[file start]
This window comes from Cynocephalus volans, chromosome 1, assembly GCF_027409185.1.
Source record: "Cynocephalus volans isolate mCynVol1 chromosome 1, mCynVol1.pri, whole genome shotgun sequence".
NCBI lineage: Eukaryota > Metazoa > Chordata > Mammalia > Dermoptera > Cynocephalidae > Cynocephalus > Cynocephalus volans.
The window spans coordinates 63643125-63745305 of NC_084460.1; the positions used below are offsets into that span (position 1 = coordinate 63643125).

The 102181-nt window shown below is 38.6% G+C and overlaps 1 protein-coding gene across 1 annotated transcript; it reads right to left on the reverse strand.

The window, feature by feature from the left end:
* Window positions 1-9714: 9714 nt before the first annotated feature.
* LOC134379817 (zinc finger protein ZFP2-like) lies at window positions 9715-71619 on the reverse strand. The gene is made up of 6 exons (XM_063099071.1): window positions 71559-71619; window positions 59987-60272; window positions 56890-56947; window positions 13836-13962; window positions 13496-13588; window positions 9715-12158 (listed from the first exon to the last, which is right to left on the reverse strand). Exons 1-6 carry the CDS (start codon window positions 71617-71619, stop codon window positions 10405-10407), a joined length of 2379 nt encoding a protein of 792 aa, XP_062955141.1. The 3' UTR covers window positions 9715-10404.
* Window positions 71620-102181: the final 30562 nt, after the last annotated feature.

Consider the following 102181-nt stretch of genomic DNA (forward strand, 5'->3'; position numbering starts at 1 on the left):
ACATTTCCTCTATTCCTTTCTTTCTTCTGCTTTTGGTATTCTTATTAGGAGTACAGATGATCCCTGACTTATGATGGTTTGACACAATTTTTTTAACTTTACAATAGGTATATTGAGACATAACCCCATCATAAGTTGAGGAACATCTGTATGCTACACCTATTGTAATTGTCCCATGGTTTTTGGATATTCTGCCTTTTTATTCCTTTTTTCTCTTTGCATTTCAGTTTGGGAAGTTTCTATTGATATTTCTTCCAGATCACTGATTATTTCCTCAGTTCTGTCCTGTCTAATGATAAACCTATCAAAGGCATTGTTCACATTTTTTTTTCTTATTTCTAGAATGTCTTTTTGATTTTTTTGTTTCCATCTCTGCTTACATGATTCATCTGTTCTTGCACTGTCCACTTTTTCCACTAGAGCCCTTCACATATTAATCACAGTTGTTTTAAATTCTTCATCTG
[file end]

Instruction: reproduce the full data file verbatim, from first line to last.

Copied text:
This window comes from Cynocephalus volans, chromosome 1, assembly GCF_027409185.1.
Source record: "Cynocephalus volans isolate mCynVol1 chromosome 1, mCynVol1.pri, whole genome shotgun sequence".
NCBI lineage: Eukaryota > Metazoa > Chordata > Mammalia > Dermoptera > Cynocephalidae > Cynocephalus > Cynocephalus volans.
The window spans coordinates 63643125-63745305 of NC_084460.1; the positions used below are offsets into that span (position 1 = coordinate 63643125).

The 102181-nt window shown below is 38.6% G+C and overlaps 1 protein-coding gene across 1 annotated transcript; it reads right to left on the reverse strand.

The window, feature by feature from the left end:
* Window positions 1-9714: 9714 nt before the first annotated feature.
* LOC134379817 (zinc finger protein ZFP2-like) lies at window positions 9715-71619 on the reverse strand. The gene is made up of 6 exons (XM_063099071.1): window positions 71559-71619; window positions 59987-60272; window positions 56890-56947; window positions 13836-13962; window positions 13496-13588; window positions 9715-12158 (listed from the first exon to the last, which is right to left on the reverse strand). Exons 1-6 carry the CDS (start codon window positions 71617-71619, stop codon window positions 10405-10407), a joined length of 2379 nt encoding a protein of 792 aa, XP_062955141.1. The 3' UTR covers window positions 9715-10404.
* Window positions 71620-102181: the final 30562 nt, after the last annotated feature.

Consider the following 102181-nt stretch of genomic DNA (forward strand, 5'->3'; position numbering starts at 1 on the left):
ACATTTCCTCTATTCCTTTCTTTCTTCTGCTTTTGGTATTCTTATTAGGAGTACAGATGATCCCTGACTTATGATGGTTTGACACAATTTTTTTAACTTTACAATAGGTATATTGAGACATAACCCCATCATAAGTTGAGGAACATCTGTATGCTACACCTATTGTAATTGTCCCATGGTTTTTGGATATTCTGCCTTTTTATTCCTTTTTTCTCTTTGCATTTCAGTTTGGGAAGTTTCTATTGATATTTCTTCCAGATCACTGATTATTTCCTCAGTTCTGTCCTGTCTAATGATAAACCTATCAAAGGCATTGTTCACATTTTTTTTTCTTATTTCTAGAATGTCTTTTTGATTTTTTTGTTTCCATCTCTGCTTACATGATTCATCTGTTCTTGCACTGTCCACTTTTTCCACTAGAGCCCTTCACATATTAATCACAGTTGTTTTAAATTCTTCATCTG